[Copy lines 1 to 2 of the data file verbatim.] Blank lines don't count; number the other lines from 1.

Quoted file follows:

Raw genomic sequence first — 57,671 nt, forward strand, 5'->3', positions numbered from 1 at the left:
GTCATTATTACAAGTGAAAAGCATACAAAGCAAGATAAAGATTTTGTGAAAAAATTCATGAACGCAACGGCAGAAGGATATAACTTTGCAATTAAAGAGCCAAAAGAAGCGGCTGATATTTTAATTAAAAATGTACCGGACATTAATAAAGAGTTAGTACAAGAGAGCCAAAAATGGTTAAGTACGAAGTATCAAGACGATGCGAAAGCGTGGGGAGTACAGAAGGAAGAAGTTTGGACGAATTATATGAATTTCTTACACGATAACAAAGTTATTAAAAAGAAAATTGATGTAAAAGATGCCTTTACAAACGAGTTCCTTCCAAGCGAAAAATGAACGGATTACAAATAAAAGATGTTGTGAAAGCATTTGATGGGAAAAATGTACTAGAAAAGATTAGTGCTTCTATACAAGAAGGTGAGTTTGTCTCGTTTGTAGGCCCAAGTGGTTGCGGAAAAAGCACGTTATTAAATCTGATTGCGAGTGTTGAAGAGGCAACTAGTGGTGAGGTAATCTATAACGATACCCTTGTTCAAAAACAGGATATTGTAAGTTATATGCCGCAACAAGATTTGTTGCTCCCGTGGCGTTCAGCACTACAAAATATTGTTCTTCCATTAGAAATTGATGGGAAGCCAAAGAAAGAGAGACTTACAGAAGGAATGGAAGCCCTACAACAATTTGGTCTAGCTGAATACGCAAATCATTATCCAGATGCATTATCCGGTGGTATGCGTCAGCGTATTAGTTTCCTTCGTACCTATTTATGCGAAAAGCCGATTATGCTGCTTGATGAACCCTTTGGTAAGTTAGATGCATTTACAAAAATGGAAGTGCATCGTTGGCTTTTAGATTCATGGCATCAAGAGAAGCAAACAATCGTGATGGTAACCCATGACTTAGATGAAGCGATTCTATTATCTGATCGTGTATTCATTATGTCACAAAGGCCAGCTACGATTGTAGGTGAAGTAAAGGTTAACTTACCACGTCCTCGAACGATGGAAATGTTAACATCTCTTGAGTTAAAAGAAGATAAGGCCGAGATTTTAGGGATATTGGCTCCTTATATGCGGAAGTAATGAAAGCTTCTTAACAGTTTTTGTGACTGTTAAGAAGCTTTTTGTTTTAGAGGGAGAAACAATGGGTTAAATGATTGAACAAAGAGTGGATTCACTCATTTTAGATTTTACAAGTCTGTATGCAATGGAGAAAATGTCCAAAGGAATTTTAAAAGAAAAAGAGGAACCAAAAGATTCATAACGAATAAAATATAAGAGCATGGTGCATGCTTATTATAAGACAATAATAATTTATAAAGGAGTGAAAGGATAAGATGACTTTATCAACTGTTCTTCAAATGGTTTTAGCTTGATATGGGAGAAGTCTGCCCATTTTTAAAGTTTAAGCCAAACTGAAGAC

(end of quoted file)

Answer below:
Raw genomic sequence first — 57,671 nt, forward strand, 5'->3', positions numbered from 1 at the left:
GTCATTATTACAAGTGAAAAGCATACAAAGCAAGATAAAGATTTTGTGAAAAAATTCATGAACGCAACGGCAGAAGGATATAACTTTGCAATTAAAGAGCCAAAAGAAGCGGCTGATATTTTAATTAAAAATGTACCGGACATTAATAAAGAGTTAGTACAAGAGAGCCAAAAATGGTTAAGTACGAAGTATCAAGACGATGCGAAAGCGTGGGGAGTACAGAAGGAAGAAGTTTGGACGAATTATATGAATTTCTTACACGATAACAAAGTTATTAAAAAGAAAATTGATGTAAAAGATGCCTTTACAAACGAGTTCCTTCCAAGCGAAAAATGAACGGATTACAAATAAAAGATGTTGTGAAAGCATTTGATGGGAAAAATGTACTAGAAAAGATTAGTGCTTCTATACAAGAAGGTGAGTTTGTCTCGTTTGTAGGCCCAAGTGGTTGCGGAAAAAGCACGTTATTAAATCTGATTGCGAGTGTTGAAGAGGCAACTAGTGGTGAGGTAATCTATAACGATACCCTTGTTCAAAAACAGGATATTGTAAGTTATATGCCGCAACAAGATTTGTTGCTCCCGTGGCGTTCAGCACTACAAAATATTGTTCTTCCATTAGAAATTGATGGGAAGCCAAAGAAAGAGAGACTTACAGAAGGAATGGAAGCCCTACAACAATTTGGTCTAGCTGAATACGCAAATCATTATCCAGATGCATTATCCGGTGGTATGCGTCAGCGTATTAGTTTCCTTCGTACCTATTTATGCGAAAAGCCGATTATGCTGCTTGATGAACCCTTTGGTAAGTTAGATGCATTTACAAAAATGGAAGTGCATCGTTGGCTTTTAGATTCATGGCATCAAGAGAAGCAAACAATCGTGATGGTAACCCATGACTTAGATGAAGCGATTCTATTATCTGATCGTGTATTCATTATGTCACAAAGGCCAGCTACGATTGTAGGTGAAGTAAAGGTTAACTTACCACGTCCTCGAACGATGGAAATGTTAACATCTCTTGAGTTAAAAGAAGATAAGGCCGAGATTTTAGGGATATTGGCTCCTTATATGCGGAAGTAATGAAAGCTTCTTAACAGTTTTTGTGACTGTTAAGAAGCTTTTTGTTTTAGAGGGAGAAACAATGGGTTAAATGATTGAACAAAGAGTGGATTCACTCATTTTAGATTTTACAAGTCTGTATGCAATGGAGAAAATGTCCAAAGGAATTTTAAAAGAAAAAGAGGAACCAAAAGATTCATAACGAATAAAATATAAGAGCATGGTGCATGCTTATTATAAGACAATAATAATTTATAAAGGAGTGAAAGGATAAGATGACTTTATCAACTGTTCTTCAAATGGTTTTAGCTTGATATGGGAGAAGTCTGCCCATTTTTAAAGTTTAAGCCAAACTGAAGAC